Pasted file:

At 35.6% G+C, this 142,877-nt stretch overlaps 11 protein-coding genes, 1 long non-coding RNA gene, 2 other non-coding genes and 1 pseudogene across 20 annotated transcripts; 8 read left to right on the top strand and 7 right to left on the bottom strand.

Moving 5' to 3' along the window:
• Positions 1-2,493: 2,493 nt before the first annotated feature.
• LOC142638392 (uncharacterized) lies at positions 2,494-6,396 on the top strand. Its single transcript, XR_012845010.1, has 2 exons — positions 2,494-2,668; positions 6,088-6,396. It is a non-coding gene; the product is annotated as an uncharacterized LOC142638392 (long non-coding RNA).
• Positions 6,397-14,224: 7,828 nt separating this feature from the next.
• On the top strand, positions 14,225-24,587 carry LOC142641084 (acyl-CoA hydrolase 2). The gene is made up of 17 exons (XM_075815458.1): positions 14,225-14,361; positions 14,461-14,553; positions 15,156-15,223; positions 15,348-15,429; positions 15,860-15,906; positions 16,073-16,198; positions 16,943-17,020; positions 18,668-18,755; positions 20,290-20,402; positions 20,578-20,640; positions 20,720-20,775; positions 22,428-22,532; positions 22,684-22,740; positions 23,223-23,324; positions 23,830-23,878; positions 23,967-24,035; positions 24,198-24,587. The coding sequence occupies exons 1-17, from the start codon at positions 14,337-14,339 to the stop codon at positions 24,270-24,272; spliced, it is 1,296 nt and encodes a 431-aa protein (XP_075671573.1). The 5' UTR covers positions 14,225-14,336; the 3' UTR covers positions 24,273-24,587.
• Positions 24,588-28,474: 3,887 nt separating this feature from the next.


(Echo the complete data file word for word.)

At 35.6% G+C, this 142,877-nt stretch overlaps 11 protein-coding genes, 1 long non-coding RNA gene, 2 other non-coding genes and 1 pseudogene across 20 annotated transcripts; 8 read left to right on the top strand and 7 right to left on the bottom strand.

Moving 5' to 3' along the window:
• Positions 1-2,493: 2,493 nt before the first annotated feature.
• LOC142638392 (uncharacterized) lies at positions 2,494-6,396 on the top strand. Its single transcript, XR_012845010.1, has 2 exons — positions 2,494-2,668; positions 6,088-6,396. It is a non-coding gene; the product is annotated as an uncharacterized LOC142638392 (long non-coding RNA).
• Positions 6,397-14,224: 7,828 nt separating this feature from the next.
• On the top strand, positions 14,225-24,587 carry LOC142641084 (acyl-CoA hydrolase 2). The gene is made up of 17 exons (XM_075815458.1): positions 14,225-14,361; positions 14,461-14,553; positions 15,156-15,223; positions 15,348-15,429; positions 15,860-15,906; positions 16,073-16,198; positions 16,943-17,020; positions 18,668-18,755; positions 20,290-20,402; positions 20,578-20,640; positions 20,720-20,775; positions 22,428-22,532; positions 22,684-22,740; positions 23,223-23,324; positions 23,830-23,878; positions 23,967-24,035; positions 24,198-24,587. The coding sequence occupies exons 1-17, from the start codon at positions 14,337-14,339 to the stop codon at positions 24,270-24,272; spliced, it is 1,296 nt and encodes a 431-aa protein (XP_075671573.1). The 5' UTR covers positions 14,225-14,336; the 3' UTR covers positions 24,273-24,587.
• Positions 24,588-28,474: 3,887 nt separating this feature from the next.